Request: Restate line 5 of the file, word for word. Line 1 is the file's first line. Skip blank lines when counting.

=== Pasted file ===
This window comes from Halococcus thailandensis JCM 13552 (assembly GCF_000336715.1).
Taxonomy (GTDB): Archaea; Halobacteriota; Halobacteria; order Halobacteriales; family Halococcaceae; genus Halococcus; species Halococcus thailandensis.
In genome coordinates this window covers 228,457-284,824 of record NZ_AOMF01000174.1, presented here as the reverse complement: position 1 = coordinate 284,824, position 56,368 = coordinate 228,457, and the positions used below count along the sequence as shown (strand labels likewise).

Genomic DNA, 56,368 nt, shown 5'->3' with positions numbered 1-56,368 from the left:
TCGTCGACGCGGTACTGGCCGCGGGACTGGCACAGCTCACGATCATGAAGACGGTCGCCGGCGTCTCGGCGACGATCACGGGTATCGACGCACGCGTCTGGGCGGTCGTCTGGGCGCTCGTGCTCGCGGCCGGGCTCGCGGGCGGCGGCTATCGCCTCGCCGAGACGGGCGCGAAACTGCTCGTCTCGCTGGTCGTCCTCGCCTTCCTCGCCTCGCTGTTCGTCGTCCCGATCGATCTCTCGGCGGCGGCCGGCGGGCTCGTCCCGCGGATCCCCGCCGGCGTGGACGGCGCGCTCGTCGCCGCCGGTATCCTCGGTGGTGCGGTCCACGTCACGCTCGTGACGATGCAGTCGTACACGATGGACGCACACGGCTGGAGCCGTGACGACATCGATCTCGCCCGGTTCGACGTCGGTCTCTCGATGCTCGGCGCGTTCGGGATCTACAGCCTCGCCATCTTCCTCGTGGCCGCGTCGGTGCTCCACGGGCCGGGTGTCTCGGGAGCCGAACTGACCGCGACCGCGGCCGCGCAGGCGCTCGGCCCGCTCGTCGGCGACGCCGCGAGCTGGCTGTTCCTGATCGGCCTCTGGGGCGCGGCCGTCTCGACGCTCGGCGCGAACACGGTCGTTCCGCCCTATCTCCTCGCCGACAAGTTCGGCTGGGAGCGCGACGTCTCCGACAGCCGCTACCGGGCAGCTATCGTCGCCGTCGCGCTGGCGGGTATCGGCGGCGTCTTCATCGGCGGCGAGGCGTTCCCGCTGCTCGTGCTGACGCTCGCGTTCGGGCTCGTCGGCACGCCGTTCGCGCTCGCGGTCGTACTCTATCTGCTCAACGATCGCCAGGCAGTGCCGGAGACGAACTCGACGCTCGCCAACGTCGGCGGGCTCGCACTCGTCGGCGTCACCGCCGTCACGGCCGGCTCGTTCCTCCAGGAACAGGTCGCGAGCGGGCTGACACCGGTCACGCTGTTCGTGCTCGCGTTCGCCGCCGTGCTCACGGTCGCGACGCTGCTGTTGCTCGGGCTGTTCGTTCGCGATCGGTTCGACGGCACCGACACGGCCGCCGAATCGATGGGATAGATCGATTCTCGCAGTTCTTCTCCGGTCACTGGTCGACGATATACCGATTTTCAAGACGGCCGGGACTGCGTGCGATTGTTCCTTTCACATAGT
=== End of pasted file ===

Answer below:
TCGTCGACGCGGTACTGGCCGCGGGACTGGCACAGCTCACGATCATGAAGACGGTCGCCGGCGTCTCGGCGACGATCACGGGTATCGACGCACGCGTCTGGGCGGTCGTCTGGGCGCTCGTGCTCGCGGCCGGGCTCGCGGGCGGCGGCTATCGCCTCGCCGAGACGGGCGCGAAACTGCTCGTCTCGCTGGTCGTCCTCGCCTTCCTCGCCTCGCTGTTCGTCGTCCCGATCGATCTCTCGGCGGCGGCCGGCGGGCTCGTCCCGCGGATCCCCGCCGGCGTGGACGGCGCGCTCGTCGCCGCCGGTATCCTCGGTGGTGCGGTCCACGTCACGCTCGTGACGATGCAGTCGTACACGATGGACGCACACGGCTGGAGCCGTGACGACATCGATCTCGCCCGGTTCGACGTCGGTCTCTCGATGCTCGGCGCGTTCGGGATCTACAGCCTCGCCATCTTCCTCGTGGCCGCGTCGGTGCTCCACGGGCCGGGTGTCTCGGGAGCCGAACTGACCGCGACCGCGGCCGCGCAGGCGCTCGGCCCGCTCGTCGGCGACGCCGCGAGCTGGCTGTTCCTGATCGGCCTCTGGGGCGCGGCCGTCTCGACGCTCGGCGCGAACACGGTCGTTCCGCCCTATCTCCTCGCCGACAAGTTCGGCTGGGAGCGCGACGTCTCCGACAGCCGCTACCGGGCAGCTATCGTCGCCGTCGCGCTGGCGGGTATCGGCGGCGTCTTCATCGGCGGCGAGGCGTTCCCGCTGCTCGTGCTGACGCTCGCGTTCGGGCTCGTCGGCACGCCGTTCGCGCTCGCGGTCGTACTCTATCTGCTCAACGATCGCCAGGCAGTGCCGGAGACGAACTCGACGCTCGCCAACGTCGGCGGGCTCGCACTCGTCGGCGTCACCGCCGTCACGGCCGGCTCGTTCCTCCAGGAACAGGTCGCGAGCGGGCTGACACCGGTCACGCTGTTCGTGCTCGCGTTCGCCGCCGTGCTCACGGTCGCGACGCTGCTGTTGCTCGGGCTGTTCGTTCGCGATCGGTTCGACGGCACCGACACGGCCGCCGAATCGATGGGATAGATCGATTCTCGCAGTTCTTCTCCGGTCACTGGTCGACGATATACCGATTTTCAAGACGGCCGGGACTGCGTGCGATTGTTCCTTTCACATAGT